2.4 Implications for the region
Many tourists visit the region solely because of the natural beauty of its reefs and rainforests.
Therefore, the region’s tourism industry would be adversely affected by any damage to these natural icons.
Rising sea levels, increased storm surge levels, and increased intensity of cyclones all pose risks to public and private infrastructure.
Increased temperatures may increase health risks such as heat stress and tropical diseases for vulnerable groups such as the elderly and young children.
Rising costs of basic goods, services and electricity will disproportionately affect residents from low socio-economic backgrounds, and basic requirements could become unaffordable for some sectors of the community.
As fuel prices increase, driving may become unaffordable for some people, and unless low carbon public transport options are available this will restrict access to services for residents in outlying suburbs.
2.5 The international response
The issue of climate change has been on the international agenda since The United Nations Conference on Environment and Development in Rio de Janeiro in 1992.
Since this time, climate change has increasingly dominated international environmental negotiations, and is now widely recognised as the most serious environmental issue of our time.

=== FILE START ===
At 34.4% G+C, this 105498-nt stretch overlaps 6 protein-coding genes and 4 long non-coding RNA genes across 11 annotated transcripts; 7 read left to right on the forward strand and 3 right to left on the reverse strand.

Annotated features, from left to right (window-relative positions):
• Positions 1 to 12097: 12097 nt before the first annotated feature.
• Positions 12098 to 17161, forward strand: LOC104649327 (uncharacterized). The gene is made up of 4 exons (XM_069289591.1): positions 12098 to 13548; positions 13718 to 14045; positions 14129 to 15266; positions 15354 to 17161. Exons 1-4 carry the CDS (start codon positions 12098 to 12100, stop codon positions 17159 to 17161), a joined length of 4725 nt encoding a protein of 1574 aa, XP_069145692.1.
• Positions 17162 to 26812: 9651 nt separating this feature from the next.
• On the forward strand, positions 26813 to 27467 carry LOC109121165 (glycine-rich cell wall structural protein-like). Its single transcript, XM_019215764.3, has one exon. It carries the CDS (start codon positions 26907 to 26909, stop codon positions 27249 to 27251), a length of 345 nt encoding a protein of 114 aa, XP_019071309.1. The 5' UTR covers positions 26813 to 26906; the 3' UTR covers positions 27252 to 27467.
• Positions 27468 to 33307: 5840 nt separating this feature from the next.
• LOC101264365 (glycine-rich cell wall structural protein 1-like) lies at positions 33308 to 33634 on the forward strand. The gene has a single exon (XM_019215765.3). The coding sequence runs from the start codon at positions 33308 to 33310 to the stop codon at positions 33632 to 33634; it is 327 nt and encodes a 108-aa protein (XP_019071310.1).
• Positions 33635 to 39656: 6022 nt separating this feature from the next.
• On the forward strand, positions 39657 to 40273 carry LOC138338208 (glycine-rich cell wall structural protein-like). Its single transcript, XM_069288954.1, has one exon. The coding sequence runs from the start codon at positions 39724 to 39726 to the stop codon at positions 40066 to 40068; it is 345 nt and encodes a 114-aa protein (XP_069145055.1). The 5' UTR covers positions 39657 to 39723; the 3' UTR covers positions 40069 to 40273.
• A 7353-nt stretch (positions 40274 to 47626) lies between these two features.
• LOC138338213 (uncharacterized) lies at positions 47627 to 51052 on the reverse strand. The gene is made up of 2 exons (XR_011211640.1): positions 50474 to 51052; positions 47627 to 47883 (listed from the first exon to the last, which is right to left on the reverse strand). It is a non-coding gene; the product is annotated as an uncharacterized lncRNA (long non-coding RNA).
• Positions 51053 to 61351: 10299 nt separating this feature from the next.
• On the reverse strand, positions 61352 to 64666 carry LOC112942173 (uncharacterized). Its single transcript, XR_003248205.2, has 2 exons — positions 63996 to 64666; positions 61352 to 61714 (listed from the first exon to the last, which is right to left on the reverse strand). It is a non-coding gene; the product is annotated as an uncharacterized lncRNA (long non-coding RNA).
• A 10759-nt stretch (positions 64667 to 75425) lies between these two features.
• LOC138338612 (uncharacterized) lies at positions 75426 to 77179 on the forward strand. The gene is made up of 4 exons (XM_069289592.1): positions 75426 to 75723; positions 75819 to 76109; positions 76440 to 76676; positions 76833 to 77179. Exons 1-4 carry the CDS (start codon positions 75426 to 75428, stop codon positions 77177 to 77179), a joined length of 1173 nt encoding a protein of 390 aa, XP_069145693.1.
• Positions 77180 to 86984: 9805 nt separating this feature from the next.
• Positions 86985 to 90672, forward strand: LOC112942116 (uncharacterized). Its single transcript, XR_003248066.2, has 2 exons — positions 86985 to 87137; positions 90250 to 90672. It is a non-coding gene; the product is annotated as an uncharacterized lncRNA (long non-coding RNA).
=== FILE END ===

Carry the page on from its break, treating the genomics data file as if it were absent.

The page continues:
It is also an issue that will require a high degree of international cooperation to resolve.
The international response to climate change is coordinated by the United Nations Framework Convention on Climate Change (UNFCCC) and regulated by the Kyoto Protocol, which Australia ratified in 2007.
The Intergovernmental Panel on Climate Change (IPCC) was set up by the United Nations
Environment Program to conduct and communicate sound research on climate science.
The IPCC released a report in 2007 stating that to put the world on track to reduce global greenhouse gas emissions by at least half of 1990 levels by 2050, developed countries collectively need to cut their emissions to 25-40% below 1990 levels by 2020 and by 80-95% by 2050.
2.6 The Australian response
The Australian government ratified the Kyoto Protocol in 2007.
Australia has committed to reducing greenhouse gas emissions by 5-25% below 2000 levels by 2020 (depending on the level of international cooperation), and 60% below 2000 levels by 2050.
To assist in achieving this, the Federal Government has passed the Renewable Energy Target which commits to generating 20% of Australia’s electricity supply (45,850 GWh) from renewable sources by 2020.
2.7 Queensland State Government
The Queensland Government’s Towards Q2:
Tomorrow’s Queensland incorporates targets aimed at protecting local communities from climate change impacts.
These targets include:
• Cutting Queensland’s carbon footprint by one third by 2020, with a focus on reducing electricity and motor vehicle use
Allocating 50 per cent more land for nature conservation and public recreation to protect regional biodiversity and will create more natural carbon sinks to offset emissions
Regional climate change actions will also be influenced by climate change initiatives and policies included in the following Queensland Government policies:
ClimateSmart Adaptation 2007-12 ClimateQ: toward a greener Queensland FNQ
Regional Plan 2009-2031
State Coastal Management Plan
Press link for more: Cairns Regional Council